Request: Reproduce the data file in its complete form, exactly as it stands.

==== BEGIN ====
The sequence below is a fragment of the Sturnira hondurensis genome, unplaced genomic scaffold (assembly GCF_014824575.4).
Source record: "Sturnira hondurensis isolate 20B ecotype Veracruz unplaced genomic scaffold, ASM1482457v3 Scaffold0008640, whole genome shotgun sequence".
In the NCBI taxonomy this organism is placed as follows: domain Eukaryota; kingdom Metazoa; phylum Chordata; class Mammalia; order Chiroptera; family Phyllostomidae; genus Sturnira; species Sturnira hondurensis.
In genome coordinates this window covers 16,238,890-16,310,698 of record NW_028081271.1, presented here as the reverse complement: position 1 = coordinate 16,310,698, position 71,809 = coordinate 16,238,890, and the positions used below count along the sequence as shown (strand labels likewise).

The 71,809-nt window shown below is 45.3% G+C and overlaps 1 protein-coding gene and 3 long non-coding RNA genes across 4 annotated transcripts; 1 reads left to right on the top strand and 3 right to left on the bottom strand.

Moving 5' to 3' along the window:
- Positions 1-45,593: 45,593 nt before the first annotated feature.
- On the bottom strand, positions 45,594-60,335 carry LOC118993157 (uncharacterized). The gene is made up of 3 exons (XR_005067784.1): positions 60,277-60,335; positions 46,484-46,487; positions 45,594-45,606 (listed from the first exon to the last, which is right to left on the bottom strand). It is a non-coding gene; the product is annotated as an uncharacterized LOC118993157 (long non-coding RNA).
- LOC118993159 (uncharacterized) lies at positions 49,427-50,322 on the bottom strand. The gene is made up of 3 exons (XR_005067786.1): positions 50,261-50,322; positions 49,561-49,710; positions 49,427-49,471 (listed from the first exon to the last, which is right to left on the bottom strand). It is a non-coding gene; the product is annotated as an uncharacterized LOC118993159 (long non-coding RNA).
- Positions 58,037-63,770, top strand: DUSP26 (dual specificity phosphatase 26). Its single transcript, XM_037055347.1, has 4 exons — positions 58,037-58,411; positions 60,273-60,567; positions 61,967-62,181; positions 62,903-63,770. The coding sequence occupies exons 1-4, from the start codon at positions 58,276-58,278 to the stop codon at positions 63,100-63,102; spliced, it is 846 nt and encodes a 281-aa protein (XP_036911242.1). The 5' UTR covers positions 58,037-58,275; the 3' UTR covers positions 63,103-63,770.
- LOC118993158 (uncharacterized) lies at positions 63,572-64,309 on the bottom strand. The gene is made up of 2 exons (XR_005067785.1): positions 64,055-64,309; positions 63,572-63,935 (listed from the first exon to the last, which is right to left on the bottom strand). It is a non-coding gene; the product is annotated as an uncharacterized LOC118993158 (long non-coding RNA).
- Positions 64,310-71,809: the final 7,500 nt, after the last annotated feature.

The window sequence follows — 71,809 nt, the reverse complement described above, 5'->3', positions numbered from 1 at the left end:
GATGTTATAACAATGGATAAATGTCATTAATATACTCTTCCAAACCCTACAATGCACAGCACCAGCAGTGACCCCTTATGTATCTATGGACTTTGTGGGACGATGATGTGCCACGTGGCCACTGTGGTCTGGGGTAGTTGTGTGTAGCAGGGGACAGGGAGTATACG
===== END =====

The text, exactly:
The sequence below is a fragment of the Sturnira hondurensis genome, unplaced genomic scaffold (assembly GCF_014824575.4).
Source record: "Sturnira hondurensis isolate 20B ecotype Veracruz unplaced genomic scaffold, ASM1482457v3 Scaffold0008640, whole genome shotgun sequence".
In the NCBI taxonomy this organism is placed as follows: domain Eukaryota; kingdom Metazoa; phylum Chordata; class Mammalia; order Chiroptera; family Phyllostomidae; genus Sturnira; species Sturnira hondurensis.
In genome coordinates this window covers 16,238,890-16,310,698 of record NW_028081271.1, presented here as the reverse complement: position 1 = coordinate 16,310,698, position 71,809 = coordinate 16,238,890, and the positions used below count along the sequence as shown (strand labels likewise).

The 71,809-nt window shown below is 45.3% G+C and overlaps 1 protein-coding gene and 3 long non-coding RNA genes across 4 annotated transcripts; 1 reads left to right on the top strand and 3 right to left on the bottom strand.

Moving 5' to 3' along the window:
- Positions 1-45,593: 45,593 nt before the first annotated feature.
- On the bottom strand, positions 45,594-60,335 carry LOC118993157 (uncharacterized). The gene is made up of 3 exons (XR_005067784.1): positions 60,277-60,335; positions 46,484-46,487; positions 45,594-45,606 (listed from the first exon to the last, which is right to left on the bottom strand). It is a non-coding gene; the product is annotated as an uncharacterized LOC118993157 (long non-coding RNA).
- LOC118993159 (uncharacterized) lies at positions 49,427-50,322 on the bottom strand. The gene is made up of 3 exons (XR_005067786.1): positions 50,261-50,322; positions 49,561-49,710; positions 49,427-49,471 (listed from the first exon to the last, which is right to left on the bottom strand). It is a non-coding gene; the product is annotated as an uncharacterized LOC118993159 (long non-coding RNA).
- Positions 58,037-63,770, top strand: DUSP26 (dual specificity phosphatase 26). Its single transcript, XM_037055347.1, has 4 exons — positions 58,037-58,411; positions 60,273-60,567; positions 61,967-62,181; positions 62,903-63,770. The coding sequence occupies exons 1-4, from the start codon at positions 58,276-58,278 to the stop codon at positions 63,100-63,102; spliced, it is 846 nt and encodes a 281-aa protein (XP_036911242.1). The 5' UTR covers positions 58,037-58,275; the 3' UTR covers positions 63,103-63,770.
- LOC118993158 (uncharacterized) lies at positions 63,572-64,309 on the bottom strand. The gene is made up of 2 exons (XR_005067785.1): positions 64,055-64,309; positions 63,572-63,935 (listed from the first exon to the last, which is right to left on the bottom strand). It is a non-coding gene; the product is annotated as an uncharacterized LOC118993158 (long non-coding RNA).
- Positions 64,310-71,809: the final 7,500 nt, after the last annotated feature.

The window sequence follows — 71,809 nt, the reverse complement described above, 5'->3', positions numbered from 1 at the left end:
GATGTTATAACAATGGATAAATGTCATTAATATACTCTTCCAAACCCTACAATGCACAGCACCAGCAGTGACCCCTTATGTATCTATGGACTTTGTGGGACGATGATGTGCCACGTGGCCACTGTGGTCTGGGGTAGTTGTGTGTAGCAGGGGACAGGGAGTATACG